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Registered: 08-2006
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The Vampire Of Croglin Grange (1870)
This is a well known case of vampirism in the northern stretches of England. In essence, a well-to-do family rented a remote country house, and a female member was attacked by a hideous vampiric monster, which was driven off by her brothers. The incident repeated itself a year later, at which time the vampire was shot. The family traced the vampire to a local crypt where a corpse was found with a bullet wound in it's leg. The corpse was dismembered and burned.

This is actually a sad case of Sabbat wickedness resulting in not only the needless end of an unlife but a breach of the Masquerade also. The vampire in question was a Nosferatu antribru who has been created at the end of the industrial wars between the Sabbat and the Camarilla, shortly before the fiends broke and ran to the north. He was subjected to the usual terrifying rite of having to claw his way out of a buried coffin and shortly afterward the rest of his pack were killed by the Camarilla, leaving a very confused vampire in the midst of hostile territory. He fled north and, finding no other fellow kindred to assist him, took to living in the crypt where he was eventually killed. With his lack of experience, it is small wonder that his attacks were so ill-timed and unsuccesful. He must have spent time living off the blood of animals in the intervening months.

The Coventry St. Vampire (1922)
In April of 1922, three people reported into Charing Cross hospital with the same bizarre injuries in a very short space of time. Each claimed they had been passing the same street corner in London in broad daylight when they felt a sharp, stabbing pain in the neck and were later found to have sustained deep and penetrating injuries to that area of the body.

This odd incident is the work of the Tremere elder Dr. John Dee. A major thrust of his eldritch research has been toward helping vampires move about during the hours of daylight without sustaining injury. In the early 20th centuries he was known in the court of London for making many wild boasts about how far advanced this research was, and how powerful it was going to make the Tremere clan as a result. Concerned that it was a bluff to buy the Tremere more power about the court, and even more concerned that it might be true, the primogens of the other clans demanded that Dee show proof of his claim. These attacks were the result. An obfuscated Dee walked out in broad daylight and attacked several passers by in busy London. The elders were horrified at this breach of the masquerade and Dee himself was horribly burned, although it was generally agreed that he must have employed terribly strong magic to survive at all. It took him several years to recover. All the primogens agreed to put the incident behind as a mistake, and indeed Justicars were involved in an investigation. It is known that Dee has greatly decreased the thrust of his research in this area, although many suspect that he is, slowly, trying to perfect his methods.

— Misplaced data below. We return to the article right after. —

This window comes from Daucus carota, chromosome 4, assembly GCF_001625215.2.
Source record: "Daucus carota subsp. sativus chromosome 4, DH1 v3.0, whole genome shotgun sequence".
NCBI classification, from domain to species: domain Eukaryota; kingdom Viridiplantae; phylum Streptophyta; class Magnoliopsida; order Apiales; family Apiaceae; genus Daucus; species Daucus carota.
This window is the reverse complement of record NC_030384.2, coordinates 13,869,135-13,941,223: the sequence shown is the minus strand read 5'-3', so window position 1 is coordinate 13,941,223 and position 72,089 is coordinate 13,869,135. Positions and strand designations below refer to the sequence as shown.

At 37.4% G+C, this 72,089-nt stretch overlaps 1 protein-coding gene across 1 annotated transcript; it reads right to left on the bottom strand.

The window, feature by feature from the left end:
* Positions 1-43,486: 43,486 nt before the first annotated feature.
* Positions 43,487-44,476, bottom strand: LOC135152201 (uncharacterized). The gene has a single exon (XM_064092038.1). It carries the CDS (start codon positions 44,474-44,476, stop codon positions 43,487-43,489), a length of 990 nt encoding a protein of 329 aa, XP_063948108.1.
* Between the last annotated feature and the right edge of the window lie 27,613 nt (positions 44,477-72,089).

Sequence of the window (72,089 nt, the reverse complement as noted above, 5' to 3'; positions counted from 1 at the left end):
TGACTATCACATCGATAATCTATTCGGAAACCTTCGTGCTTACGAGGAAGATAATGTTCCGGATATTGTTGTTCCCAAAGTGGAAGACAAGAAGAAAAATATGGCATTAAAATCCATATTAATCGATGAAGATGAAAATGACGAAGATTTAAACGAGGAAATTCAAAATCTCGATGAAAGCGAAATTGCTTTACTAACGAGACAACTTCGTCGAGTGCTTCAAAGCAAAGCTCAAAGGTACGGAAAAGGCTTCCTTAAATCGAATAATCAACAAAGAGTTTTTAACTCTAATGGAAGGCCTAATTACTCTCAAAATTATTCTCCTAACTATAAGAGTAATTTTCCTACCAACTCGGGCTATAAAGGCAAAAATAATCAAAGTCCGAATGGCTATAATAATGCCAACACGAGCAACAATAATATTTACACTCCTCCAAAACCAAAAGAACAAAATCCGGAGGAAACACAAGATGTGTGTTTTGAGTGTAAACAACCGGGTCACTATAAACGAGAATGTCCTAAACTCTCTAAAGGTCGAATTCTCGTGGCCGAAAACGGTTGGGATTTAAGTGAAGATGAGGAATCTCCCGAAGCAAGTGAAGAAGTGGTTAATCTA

The Winsford Vampire (1970)
The Winsford vampire case involved two girls who were taken to see a doctor with remarkably similar symptoms. Both had bruising around the neck and breasts, and both were lethargic, listless and having night terrors. On further questioning, both revealed that they had a midnight visitor who came to them in the night, whom they described as a tall, handsome man with black hair and olive skin. One of the girls recognised her assailant as Lazlo Ordog, a local art student known for his eccentric habits. The Doctor tracked down and confronted Lazlo, at which point the attacks on the girls stopped and the doctor started having a series of strange attacks.

Lazlo Ordog was an unfortunate Toreador, living in the Wessex fief. His sire, known as a most obtuse and self-seeking vampire very keen on indulging personal whims, had created Lazlo on just such a whim. He had then utterly failed to teach Lazlo the traditions of the Camarilla, instead merely honouring his childe with the occasional visit to discuss artistic flights of fancy. Lazlo was thus highly incautious in his feeding habits and was, naturally, as self indulgent as his sire, believing this was the 'correct' way for a vampire to behave. Eventually, of course, reports of the curiosity reached the Prince via the newspapers. After an investigation by the Archons, Lazlo's sire was made the victim of a blood hunt for his crimes. Lazlo was pardoned, provided he learned the proper strictures of the Camarilla and never again came close to breaking any of them. Thus Lazlo survives in the Wessex fief. In fact, he is more than a little upset about the treatment his beloved sire recieved and might one day gather courage and allies enough to plot revenge.



you smile because iam different,i laugh because your all the same

Sep/27/2007, 8:26 am Link to this post Send Email to MaTTsWoRld   Send PM to MaTTsWoRld Blog

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